Arriving at our usual parking spot, we load up chairs and provisions to carry across the dunes on the way to our spot on Gay Head beach. A gentle breeze faces us as we traverse the last dune. Lillian Hellman’s cabana continues to fade back into being part of the earth. A few other people walk the beach and others sit in the sun, swim or do both. Gulls come by to investigate our appearance on the beach, hoping for a potato chip or more. An osprey glides overhead and a seal pops up from the waves, possibly attracted by a nearby pod of fishing boats circled offshore for the bass and bluefish tournament. The seal keeps an eye on us as we do on him. I wonder if he enjoys our visit as much as we do his.

The dunes, breeze, surf, sky, beach sculptures and sand in our toes do their best to welcome us to beach environment. A couple of visitors enjoy the beach experience fully, with no interference from clothing- one woman sunbathing and one man swimming.

In addition to our two days at the beach, we also climb the lighthouse, recently moved back from the Gay Head cliffs to prevent its crashing into Nantucket Sound. We also spend time at our favorite haunts on the Vineyard, most notably Menemsha, an Up Island fishing village best known for its chowder and seafood. Competing for a place in our hearts are communing with the island itself and our time together recounting the Martha’s Vineyard stories each of us has collected over the years. All of us treasure both.

Life Lab Lessons

Where are the special places in your life?

What stories do they hold for you?

What does relating these stories do for your soul?

When was the last time you visited these places?

They are waiting for our visit, at least in your heart and mind.

Joseph G. Langen is the author of seven books, Commonsense Wisdom for Everyday Life, Young Man of the Cloth, Navigating Life, The Pastor’s Inferno, Release Your Stress and Reclaim Your Life, Make the Best of Your Teen Years and Stress Briefly Noted.

Bike Trails Through The Alps Of The Sea

The bike trails through the alps of the sea are the objective of the cross-border project. Exceptional habitats, mild climate and a variety of landscapes make the numerous French and Italian valleys an ideal place to practice your favourite sport in total freedom. In response to the growing demand for well-appointed recrea-tional areas for leisure time and nature discovery, and with utmost respect for the rich and pristine environment in these lands, a network of 2000 km of bike trails have been created along the Italian and French slopes.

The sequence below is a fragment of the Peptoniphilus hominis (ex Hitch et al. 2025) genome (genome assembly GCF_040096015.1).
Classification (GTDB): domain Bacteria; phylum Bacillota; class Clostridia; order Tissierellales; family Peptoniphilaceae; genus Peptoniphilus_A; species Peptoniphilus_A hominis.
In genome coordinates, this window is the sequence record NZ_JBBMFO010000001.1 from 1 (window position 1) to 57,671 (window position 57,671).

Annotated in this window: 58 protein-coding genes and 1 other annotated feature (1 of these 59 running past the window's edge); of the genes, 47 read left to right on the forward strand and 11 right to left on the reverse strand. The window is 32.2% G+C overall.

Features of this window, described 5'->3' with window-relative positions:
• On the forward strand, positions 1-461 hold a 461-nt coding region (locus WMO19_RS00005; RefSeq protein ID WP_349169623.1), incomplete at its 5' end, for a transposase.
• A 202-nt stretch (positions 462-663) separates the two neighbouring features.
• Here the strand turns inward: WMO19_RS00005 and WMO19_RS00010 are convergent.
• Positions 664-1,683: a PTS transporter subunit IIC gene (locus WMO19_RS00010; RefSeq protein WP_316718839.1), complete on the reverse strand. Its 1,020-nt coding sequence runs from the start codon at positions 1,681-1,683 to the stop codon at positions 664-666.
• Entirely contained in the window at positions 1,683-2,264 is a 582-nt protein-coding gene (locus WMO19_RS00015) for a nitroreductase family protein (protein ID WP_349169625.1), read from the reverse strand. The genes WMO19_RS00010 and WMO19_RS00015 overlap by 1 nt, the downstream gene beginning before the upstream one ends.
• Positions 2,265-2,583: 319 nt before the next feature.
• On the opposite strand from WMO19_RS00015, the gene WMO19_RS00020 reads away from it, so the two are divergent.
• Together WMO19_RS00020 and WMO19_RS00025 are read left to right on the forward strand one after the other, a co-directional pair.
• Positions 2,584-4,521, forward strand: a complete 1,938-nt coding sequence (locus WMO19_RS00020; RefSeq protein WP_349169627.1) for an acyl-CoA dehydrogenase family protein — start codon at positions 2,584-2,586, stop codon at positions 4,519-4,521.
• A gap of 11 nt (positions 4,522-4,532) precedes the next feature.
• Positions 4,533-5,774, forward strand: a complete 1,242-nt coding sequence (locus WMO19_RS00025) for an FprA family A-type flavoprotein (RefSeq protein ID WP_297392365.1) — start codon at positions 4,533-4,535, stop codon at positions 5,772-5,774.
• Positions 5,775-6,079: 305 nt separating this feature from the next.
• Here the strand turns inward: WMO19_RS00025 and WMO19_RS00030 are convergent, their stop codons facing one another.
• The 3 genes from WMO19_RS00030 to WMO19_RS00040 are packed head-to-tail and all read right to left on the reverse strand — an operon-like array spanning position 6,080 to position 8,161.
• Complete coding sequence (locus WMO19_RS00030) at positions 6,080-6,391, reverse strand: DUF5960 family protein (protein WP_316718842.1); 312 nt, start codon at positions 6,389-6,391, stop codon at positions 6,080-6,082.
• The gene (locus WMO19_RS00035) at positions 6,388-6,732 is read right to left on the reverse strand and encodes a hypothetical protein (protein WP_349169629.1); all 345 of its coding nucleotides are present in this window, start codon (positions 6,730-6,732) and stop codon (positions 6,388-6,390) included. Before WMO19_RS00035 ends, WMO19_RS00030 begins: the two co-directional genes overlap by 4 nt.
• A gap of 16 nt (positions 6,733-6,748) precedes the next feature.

Intended for fans of long biking excursions and for leisurely family cycling as well, these itineraries have been carefully selected to offer trails that meet the needs and expectations of everyone. With the Alpi del Mare MTB cross-border trails, the Conseil general des Alpes-Marittimes and the Provinces of Cuneo and Imperia open the door for you to enter an exceptional world, where heritage treasures, legacies of a millenary history, extraordinary verdant green landscapes and sporting activities are harmoniously combined.

Ours is a unique territory, which takes you up to the highest peaks of the Ligurian Alps and down to the seaside in the space of just a few kilometers. Nature is varied here, and all year round you discover special colours and scents. A rainbow of flowers, eagles flying overhead, darting flickers in the bushes, vast stretches of bright green, majestic dry rock faces, shady olive groves, fragrant terraces… And constantly changing scenery day after day. All this is our way of welcoming you!

A journey through ancient trade routes filled with a thousand years of history: walls and terraces eroded by the waters, nestled villages overlooking the valleys, towns crossed by stone bridges, the passageway of ancient roads, sunny villas with parks facing the sea, small fishing villages that evoke traditions of the past. A traditional cuisine, genuine, simple but tasty, filled with Mediter-ranean flavours, the fruit of products from the land and sea: oil and wine, pasta and traditional focaccias, wild game, cheeses from alpine pastures, fresh fish cooked with such mastery that the very sight of it fills.you with desire.

The climate is always mild, the fresh air gives you vitality, and in all seasons of the year you can find the ideal conditions for cycling. On the mule tracks at high altitude in summer; up and down the valleys along the Riviera in winter. A network of trails 2000 km long to satisfy the needs of everyone: easy dirt roads for the family and challenging single-treks for the enjoyment of bikers in top form. All marked with international signs so you can go back and forth between Italy and France without losing your way.

If you love adventure and want to discover the most fascinating spots, put yourself in the hands of our expert guides. If you want to move freely without needing a car, then book the shuttle bus. And if you want the best accommodations, rely on our bike hotels.